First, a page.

Military Communications, particularly radios and unmanned system radios, continue to be driven towards wider bandwidth, reduced size, weight and power (SWaP) and more dynamic access to the available spectrum. However, a key component that must also be enhanced, to maximize operational effectiveness, is communication security. Secure communications are the backbone of any fighting force, and yet in many radios the architecture can be dominated by the security solution, with multiple processors required to maintain separation between the secure and unsecured processing. To achieve the most efficient radios, both the security and the RF technology need to be integrated, but key challenges remain, particularly in secure boot and root of trust.

The Modern Radio

The traditional military radio typically consists of four or five key processing blocks. The RF stage is used to pre-process the received signal from the antenna, providing the appropriate filtering, gain, and frequency conversion. The digitizer stage converts the RF data to and from the digital domain. Within the digital processing a number of dedicated stages are used to perform waveform modulation and demodulation before a cryptographic stage is utilized to manage the security bridge. The final stage of processing is the user interface, which may involve voice codecs or video processing, depending upon the application. In some cases up to five stages of digital processing are used, as shown in Figure 1.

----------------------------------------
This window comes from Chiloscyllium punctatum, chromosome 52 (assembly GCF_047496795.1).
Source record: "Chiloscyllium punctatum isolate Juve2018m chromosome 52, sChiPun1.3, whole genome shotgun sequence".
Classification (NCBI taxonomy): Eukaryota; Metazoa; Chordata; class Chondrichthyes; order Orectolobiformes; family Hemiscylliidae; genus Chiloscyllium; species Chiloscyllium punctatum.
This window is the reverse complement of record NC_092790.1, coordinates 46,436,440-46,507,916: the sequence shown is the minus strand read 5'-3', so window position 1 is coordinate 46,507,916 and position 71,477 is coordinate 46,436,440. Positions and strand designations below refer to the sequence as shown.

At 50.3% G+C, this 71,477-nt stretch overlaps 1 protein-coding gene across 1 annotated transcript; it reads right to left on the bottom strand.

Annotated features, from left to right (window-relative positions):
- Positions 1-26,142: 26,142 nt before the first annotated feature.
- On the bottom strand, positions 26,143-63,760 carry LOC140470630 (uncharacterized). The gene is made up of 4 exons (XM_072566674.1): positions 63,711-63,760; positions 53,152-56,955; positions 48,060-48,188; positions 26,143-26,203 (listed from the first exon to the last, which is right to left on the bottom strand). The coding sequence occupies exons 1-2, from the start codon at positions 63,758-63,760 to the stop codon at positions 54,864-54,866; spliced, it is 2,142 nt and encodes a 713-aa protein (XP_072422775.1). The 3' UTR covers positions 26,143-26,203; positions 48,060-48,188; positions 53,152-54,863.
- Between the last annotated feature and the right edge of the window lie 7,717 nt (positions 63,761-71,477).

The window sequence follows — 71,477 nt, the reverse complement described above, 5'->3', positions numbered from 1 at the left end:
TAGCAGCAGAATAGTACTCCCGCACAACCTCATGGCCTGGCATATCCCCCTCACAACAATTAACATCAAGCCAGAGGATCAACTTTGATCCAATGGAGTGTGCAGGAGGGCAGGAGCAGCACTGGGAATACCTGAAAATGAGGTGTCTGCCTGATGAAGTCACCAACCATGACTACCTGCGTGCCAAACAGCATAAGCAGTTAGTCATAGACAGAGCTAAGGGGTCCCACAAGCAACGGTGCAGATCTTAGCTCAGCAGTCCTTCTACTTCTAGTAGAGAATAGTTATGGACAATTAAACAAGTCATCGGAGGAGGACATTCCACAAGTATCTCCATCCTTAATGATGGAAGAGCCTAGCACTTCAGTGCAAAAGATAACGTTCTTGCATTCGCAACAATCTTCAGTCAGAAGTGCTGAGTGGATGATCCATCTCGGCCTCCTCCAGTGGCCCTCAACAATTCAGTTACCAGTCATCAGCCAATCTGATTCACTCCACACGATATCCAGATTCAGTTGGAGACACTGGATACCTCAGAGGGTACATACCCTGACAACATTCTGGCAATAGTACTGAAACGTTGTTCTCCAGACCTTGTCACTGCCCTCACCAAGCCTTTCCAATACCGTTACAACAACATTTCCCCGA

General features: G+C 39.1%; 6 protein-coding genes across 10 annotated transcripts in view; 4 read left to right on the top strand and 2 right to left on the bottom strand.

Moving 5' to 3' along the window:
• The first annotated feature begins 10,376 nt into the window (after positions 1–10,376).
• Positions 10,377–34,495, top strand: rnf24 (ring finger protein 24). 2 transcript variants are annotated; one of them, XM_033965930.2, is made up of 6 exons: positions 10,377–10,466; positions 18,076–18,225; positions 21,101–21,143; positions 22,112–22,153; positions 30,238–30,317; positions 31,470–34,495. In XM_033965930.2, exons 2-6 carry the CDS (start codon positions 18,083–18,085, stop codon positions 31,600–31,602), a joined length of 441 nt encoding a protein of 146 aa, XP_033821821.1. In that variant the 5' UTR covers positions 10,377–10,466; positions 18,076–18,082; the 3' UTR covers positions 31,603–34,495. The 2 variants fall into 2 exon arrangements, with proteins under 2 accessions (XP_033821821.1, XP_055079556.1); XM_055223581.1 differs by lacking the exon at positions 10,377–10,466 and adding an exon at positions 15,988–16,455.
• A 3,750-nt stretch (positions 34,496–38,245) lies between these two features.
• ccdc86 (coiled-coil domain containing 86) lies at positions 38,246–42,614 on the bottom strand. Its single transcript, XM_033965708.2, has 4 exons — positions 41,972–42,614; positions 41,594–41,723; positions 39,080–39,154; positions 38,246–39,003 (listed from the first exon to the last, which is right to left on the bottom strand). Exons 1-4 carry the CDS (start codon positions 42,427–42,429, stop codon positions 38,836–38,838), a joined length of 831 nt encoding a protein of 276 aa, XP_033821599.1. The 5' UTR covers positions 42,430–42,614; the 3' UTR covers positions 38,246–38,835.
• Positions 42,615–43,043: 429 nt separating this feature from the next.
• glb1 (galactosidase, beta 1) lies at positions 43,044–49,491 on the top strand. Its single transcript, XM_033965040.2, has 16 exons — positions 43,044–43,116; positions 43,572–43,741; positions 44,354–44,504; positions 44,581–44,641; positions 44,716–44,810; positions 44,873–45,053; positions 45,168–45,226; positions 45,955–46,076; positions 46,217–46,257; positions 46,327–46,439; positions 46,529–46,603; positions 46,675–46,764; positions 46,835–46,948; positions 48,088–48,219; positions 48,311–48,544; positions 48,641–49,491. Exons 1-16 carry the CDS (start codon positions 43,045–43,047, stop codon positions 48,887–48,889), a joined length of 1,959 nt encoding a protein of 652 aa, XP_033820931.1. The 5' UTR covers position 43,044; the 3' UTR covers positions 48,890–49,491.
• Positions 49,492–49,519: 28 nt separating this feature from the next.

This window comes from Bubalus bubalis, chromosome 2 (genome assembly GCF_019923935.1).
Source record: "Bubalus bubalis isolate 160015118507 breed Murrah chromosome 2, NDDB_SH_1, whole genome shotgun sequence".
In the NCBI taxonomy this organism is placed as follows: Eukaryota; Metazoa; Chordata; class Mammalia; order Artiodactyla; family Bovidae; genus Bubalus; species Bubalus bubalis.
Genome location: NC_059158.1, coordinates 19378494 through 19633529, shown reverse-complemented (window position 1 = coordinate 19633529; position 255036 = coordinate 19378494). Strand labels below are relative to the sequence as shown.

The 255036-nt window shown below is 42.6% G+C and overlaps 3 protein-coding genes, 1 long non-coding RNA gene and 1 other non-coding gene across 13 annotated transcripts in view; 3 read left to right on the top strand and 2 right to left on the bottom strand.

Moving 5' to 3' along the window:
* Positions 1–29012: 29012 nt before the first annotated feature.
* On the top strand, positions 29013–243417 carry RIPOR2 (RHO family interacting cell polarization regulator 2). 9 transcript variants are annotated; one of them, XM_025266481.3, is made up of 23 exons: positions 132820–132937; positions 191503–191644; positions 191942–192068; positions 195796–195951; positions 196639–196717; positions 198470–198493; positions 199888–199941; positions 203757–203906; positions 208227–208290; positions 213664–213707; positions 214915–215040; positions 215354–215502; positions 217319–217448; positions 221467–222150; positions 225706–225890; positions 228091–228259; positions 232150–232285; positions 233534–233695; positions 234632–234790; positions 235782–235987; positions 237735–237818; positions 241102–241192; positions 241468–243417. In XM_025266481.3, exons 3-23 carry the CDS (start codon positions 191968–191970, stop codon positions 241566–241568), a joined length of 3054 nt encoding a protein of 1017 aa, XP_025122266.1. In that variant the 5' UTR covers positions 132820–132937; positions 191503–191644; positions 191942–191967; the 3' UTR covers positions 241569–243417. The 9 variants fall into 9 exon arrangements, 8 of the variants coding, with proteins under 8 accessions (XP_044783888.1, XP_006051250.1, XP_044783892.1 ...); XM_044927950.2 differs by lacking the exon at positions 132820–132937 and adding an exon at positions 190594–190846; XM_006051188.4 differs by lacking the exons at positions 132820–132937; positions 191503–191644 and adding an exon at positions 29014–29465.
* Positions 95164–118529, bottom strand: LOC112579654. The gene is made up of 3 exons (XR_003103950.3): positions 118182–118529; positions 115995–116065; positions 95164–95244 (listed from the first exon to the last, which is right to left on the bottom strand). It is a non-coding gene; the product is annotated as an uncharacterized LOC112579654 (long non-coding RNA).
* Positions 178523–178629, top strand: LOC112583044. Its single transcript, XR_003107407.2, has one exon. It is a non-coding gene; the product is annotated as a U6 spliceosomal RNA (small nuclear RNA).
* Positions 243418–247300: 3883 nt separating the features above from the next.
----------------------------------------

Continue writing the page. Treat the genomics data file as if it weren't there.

ADI Figure 1

Figure 1 Classical Radio Signal Chain.

Although perfectly functional, the number of processing stages can make radios seem cumbersome. In recent years the focus has been on reducing the discrete components in the RF stages through integration as well as moving more functionality to the digital domain given the benefits of FPGA processing. FPGA-based processing has been a key enabler over the last two decades for software defined radios, particularly given the dedicated processor blocks in the FPGA fabric. FPGAs have provided run-time configurable, upgradeable and more modular architectures. However, given the security challenges, there are still limitations to the architecture. For example, a cryptographic processor requires a multi-processor solution, which limits any possible SWaP reduction.

In recent years, there has been a revolution in new technologies and the integration of RF and digitizer solutions. New direct-conversion RF transceiver devices have provided single device solutions for the RF signal chain, integrating LNAs, I/Q modulators and demodulators, PLLs, ADCs and DACs. The use of direct conversion was enabled through embedded calibration and the quadrature error correction (QEC) algorithm, which overcame the limitation or concerns of using this architecture over super heterodyne solutions of the past. Alternatively, new high speed converters are now able to directly sample or generate waveforms in the RF domain, many up to 6 GHz and beyond, reducing the signal chain to amplifiers, filters and respective converters.

Integrated Security

Although FPGAs provide further optimization of the signal chain for software defined radios, a new approach is needed for the cryptographic processor and the supporting security infrastructure. Software and firmware-based cryptographic approaches offer a solution to the integration challenge. With this method, the crypto can be collocated with the modulation and demodulation processing, and potentially user functions such as voice or image processing. A reference architecture for a secure processing module is illustrated in Figure 2 and includes the following: Processor/Microcontroller, Protected Execution Memory, Protected Storage, Cryptographic Acceleration, Non-volatile Storage and optionally unprotected execution memory.